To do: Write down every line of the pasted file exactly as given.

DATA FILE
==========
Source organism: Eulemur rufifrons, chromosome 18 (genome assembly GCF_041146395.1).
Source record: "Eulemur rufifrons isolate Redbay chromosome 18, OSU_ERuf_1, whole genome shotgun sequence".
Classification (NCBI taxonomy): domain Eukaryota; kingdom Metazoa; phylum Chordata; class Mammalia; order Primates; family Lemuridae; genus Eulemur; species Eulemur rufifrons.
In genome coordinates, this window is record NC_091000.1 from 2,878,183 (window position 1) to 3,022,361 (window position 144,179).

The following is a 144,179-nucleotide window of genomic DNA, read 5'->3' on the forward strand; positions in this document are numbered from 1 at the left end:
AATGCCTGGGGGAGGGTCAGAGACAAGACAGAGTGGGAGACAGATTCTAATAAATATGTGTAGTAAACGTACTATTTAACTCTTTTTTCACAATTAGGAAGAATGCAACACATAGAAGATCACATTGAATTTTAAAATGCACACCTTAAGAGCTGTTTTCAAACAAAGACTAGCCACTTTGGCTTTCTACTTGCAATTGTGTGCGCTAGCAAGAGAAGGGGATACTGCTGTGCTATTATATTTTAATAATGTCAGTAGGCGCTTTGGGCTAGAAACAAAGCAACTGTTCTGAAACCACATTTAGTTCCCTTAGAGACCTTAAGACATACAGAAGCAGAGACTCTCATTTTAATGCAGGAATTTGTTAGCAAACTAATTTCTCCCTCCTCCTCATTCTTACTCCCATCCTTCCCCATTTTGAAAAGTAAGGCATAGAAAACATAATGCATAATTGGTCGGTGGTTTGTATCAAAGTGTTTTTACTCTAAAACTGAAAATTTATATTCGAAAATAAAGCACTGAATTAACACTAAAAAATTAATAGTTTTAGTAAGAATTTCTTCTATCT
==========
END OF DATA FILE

Source organism: Eulemur rufifrons, chromosome 18 (genome assembly GCF_041146395.1).
Source record: "Eulemur rufifrons isolate Redbay chromosome 18, OSU_ERuf_1, whole genome shotgun sequence".
Classification (NCBI taxonomy): domain Eukaryota; kingdom Metazoa; phylum Chordata; class Mammalia; order Primates; family Lemuridae; genus Eulemur; species Eulemur rufifrons.
In genome coordinates, this window is record NC_091000.1 from 2,878,183 (window position 1) to 3,022,361 (window position 144,179).

The following is a 144,179-nucleotide window of genomic DNA, read 5'->3' on the forward strand; positions in this document are numbered from 1 at the left end:
AATGCCTGGGGGAGGGTCAGAGACAAGACAGAGTGGGAGACAGATTCTAATAAATATGTGTAGTAAACGTACTATTTAACTCTTTTTTCACAATTAGGAAGAATGCAACACATAGAAGATCACATTGAATTTTAAAATGCACACCTTAAGAGCTGTTTTCAAACAAAGACTAGCCACTTTGGCTTTCTACTTGCAATTGTGTGCGCTAGCAAGAGAAGGGGATACTGCTGTGCTATTATATTTTAATAATGTCAGTAGGCGCTTTGGGCTAGAAACAAAGCAACTGTTCTGAAACCACATTTAGTTCCCTTAGAGACCTTAAGACATACAGAAGCAGAGACTCTCATTTTAATGCAGGAATTTGTTAGCAAACTAATTTCTCCCTCCTCCTCATTCTTACTCCCATCCTTCCCCATTTTGAAAAGTAAGGCATAGAAAACATAATGCATAATTGGTCGGTGGTTTGTATCAAAGTGTTTTTACTCTAAAACTGAAAATTTATATTCGAAAATAAAGCACTGAATTAACACTAAAAAATTAATAGTTTTAGTAAGAATTTCTTCTATCT